Tuesday, December 25

The 25 Biggest Plays of the Mark Richt Era, #8:
D.J. and Sean make it rain in the Dome.

#13 Georgia 34, #3 LSU 14
Atlanta, Georgia, December 3, 2005

G 1-10 L45 GEORGIA drive start at 10:27 (1st).
G 1-10 L45 D.J. Shockley pass complete to Sean Bailey for 45 yards to the LSU0, TOUCHDOWN, clock 10:19.
Brandon Coutu kick attempt good.


------------ 1 play, 45 yards, TOP 00:08 ------------

Getting to the 2005 SEC Championship Game was an accomplishment in and of itself. After the 2004 season, we'd lost both the winningest quarterback in D-IA history (David Greene) and his top two receivers; on the defensive side we'd lost David Pollack, Odell Thurman, and Thomas Davis, the talented emotional leaders at each level of the defense. Other than Phil Steele, I don't think anybody expected us to win the East Division and play for the title.

And yet I still considered it a "must-win" game. That was our third appearance in the SECCG in Richt's five years as coach; we'd won the first one convincingly and got hammered just as convincingly the following year. Lose a second straight title game and I was really worried that, in spite of the amazing way in which we'd reloaded in 2005, we'd start to be looked upon as the SEC equivalent of the Braves, a team that does great in the regular season but can't seem to win a title. And unfortunately, we were going up against the number-three team in the country -- the same squad that had whupped us up and down the field the last time we played at the Georgia Dome. I remember being shocked that we were only a two-point underdog on the day of the game.

Did Vegas know something I didn't? They might've.

After being held to a three-and-out on our first drive, we did the same to LSU, sacking their unsackable quarterback JaMarcus Russell for a 14-yard loss on the Tigers' first play from scrimmage. LSU punted from deep inside their own territory, and we didn't even need all that great a return from Thomas Flowers to start our ensuing drive at LSU's 45.

Sometimes when you get good field position like that, you decide to throw caution to the wind and go for it all on the first shot -- and that's what Richt decided to do. Shockley stepped back in the pocket and launched one right into the middle of the field, and Sean Bailey made a perfect over-the-shoulder catch in stride; he only had to shake one defender before galloping into the end zone with little more than a couple fingerprints on his jersey.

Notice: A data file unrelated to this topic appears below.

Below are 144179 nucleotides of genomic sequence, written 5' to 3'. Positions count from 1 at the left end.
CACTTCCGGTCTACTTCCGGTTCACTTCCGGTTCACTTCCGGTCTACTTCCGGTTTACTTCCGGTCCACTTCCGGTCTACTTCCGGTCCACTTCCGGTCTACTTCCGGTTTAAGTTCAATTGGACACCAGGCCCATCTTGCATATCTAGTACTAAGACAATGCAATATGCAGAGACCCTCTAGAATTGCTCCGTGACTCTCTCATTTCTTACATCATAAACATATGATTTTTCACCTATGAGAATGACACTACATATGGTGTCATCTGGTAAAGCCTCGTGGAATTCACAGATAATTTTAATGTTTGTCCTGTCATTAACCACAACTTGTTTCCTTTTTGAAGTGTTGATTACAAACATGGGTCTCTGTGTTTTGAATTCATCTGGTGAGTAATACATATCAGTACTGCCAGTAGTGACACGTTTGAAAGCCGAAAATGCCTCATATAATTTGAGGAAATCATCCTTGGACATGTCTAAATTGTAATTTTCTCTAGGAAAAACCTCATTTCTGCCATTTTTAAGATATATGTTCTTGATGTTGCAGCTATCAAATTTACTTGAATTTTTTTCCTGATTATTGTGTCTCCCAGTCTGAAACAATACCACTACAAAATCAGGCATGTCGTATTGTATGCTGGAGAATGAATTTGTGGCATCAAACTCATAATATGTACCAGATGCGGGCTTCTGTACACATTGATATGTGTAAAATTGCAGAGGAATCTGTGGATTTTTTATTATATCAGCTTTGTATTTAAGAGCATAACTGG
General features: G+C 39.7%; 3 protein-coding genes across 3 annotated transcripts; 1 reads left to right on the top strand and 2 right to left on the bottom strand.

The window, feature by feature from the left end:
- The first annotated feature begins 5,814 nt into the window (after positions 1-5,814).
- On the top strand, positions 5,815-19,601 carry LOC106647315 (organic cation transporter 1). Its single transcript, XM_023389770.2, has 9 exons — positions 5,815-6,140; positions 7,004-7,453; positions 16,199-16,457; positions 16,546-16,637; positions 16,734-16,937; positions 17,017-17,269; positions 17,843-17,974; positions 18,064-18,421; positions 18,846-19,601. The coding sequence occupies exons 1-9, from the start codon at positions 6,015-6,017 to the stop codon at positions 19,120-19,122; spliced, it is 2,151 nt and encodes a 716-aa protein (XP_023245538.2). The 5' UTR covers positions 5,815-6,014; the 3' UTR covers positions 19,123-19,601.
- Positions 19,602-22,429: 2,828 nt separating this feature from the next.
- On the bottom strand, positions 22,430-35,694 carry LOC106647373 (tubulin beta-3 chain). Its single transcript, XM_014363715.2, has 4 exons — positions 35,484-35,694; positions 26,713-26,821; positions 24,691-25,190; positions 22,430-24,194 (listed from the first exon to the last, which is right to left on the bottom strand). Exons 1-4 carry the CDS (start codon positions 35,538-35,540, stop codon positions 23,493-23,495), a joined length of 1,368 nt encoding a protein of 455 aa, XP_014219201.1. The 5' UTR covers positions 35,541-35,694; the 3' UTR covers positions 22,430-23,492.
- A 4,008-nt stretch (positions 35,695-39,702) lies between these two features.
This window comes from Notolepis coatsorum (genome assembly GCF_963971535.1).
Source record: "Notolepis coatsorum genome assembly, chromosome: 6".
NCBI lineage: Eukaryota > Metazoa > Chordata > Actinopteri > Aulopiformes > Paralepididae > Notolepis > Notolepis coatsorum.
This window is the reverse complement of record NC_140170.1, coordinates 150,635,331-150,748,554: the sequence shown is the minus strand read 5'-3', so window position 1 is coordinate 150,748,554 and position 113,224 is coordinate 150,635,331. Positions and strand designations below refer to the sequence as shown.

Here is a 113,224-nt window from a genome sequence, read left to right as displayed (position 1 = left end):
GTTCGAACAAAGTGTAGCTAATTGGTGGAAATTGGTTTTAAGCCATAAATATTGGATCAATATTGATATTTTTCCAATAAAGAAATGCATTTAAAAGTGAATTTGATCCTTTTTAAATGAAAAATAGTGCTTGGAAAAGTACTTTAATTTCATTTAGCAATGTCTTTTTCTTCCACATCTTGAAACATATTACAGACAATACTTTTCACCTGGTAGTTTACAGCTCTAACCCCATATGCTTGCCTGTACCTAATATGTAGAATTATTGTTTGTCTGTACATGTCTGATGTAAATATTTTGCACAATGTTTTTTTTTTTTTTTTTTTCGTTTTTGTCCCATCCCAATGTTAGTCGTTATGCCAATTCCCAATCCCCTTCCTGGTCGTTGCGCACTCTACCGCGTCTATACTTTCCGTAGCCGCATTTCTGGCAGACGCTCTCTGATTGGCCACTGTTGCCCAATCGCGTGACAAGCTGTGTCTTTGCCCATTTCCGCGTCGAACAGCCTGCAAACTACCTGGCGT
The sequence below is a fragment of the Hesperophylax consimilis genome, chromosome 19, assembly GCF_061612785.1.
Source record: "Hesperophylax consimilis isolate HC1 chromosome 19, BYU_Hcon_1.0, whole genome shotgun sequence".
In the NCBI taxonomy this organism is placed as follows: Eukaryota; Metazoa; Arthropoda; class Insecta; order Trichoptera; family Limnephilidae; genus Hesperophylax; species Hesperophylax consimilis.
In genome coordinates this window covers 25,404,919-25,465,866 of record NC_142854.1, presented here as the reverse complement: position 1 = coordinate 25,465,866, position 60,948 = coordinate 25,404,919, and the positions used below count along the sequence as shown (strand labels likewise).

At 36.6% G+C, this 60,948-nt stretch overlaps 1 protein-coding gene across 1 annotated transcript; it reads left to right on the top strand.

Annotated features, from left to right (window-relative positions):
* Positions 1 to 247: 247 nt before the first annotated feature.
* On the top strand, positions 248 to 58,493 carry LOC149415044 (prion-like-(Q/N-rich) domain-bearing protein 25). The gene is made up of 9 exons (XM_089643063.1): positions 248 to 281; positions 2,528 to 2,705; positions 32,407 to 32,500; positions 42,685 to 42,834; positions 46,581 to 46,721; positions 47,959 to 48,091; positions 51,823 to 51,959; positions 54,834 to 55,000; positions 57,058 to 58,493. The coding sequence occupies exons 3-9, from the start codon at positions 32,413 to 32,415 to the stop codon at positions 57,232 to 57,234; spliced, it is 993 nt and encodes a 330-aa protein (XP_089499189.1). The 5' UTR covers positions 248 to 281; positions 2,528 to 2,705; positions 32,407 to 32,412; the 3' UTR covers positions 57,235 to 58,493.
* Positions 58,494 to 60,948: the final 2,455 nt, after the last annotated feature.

It was one of those plays that surprised both sides of the stadium in equal measure -- the LSU fans couldn't believe we'd suckerpunched their lockdown defense so perfectly, and the Georgia fans couldn't believe we had either. In the '05 and '06 seasons, our receivers dropped a lot of balls, and I can remember thinking "Oh, shit, please don't drop this" even as the ball was leaving Shockley's hand. But Bailey made it look easy, and just for good measure, he caught another sweet TD pass for 29 yards on Georgia's very next drive. All of a sudden, Georgia had a 14-0 first-quarter lead on the number-three team in the country, and LSU never quite looked like the same team after that. Georgia cruised the rest of the way to a three-touchdown victory and the second SEC title of Richt's tenure.

The first-half collapse against West Virginia in the bowl game was a crappy way to end the season, but it could only take so much of the shine off what Georgia accomplished that year. With a brand-new starting QB and a defense that had lost all of its marquee names to the NFL, we won 10 games for the fourth season in a row and took home a conference championship trophy that everybody had assumed would go to LSU or Tennessee. That season was a huge confidence-builder for the program in the sense that it showed just how ably Georgia could rebuild, and how much talent was still in the pipeline even after the end of four glorious years of David Greene and David Pollack; it also turned D.J. Shockley, who'd spent three years waiting patiently in the shadows, into a folk hero in the span of 11 starts.

As for Bailey, he unfortunately missed not only the Sugar Bowl but also the entire 2006 season thanks to an injury incurred in bowl practice -- and his presence was sorely missed as our young receiving corps struggled through a miserable '06. It's no coincidence, though, that things turned right around once he returned for the 2007 season. Number 4 has been our leading receiver with 37 catches for 594 yards and four TDs this year, and here's hoping he gets a bunch more on New Year's Day to impress the NFL scouts.

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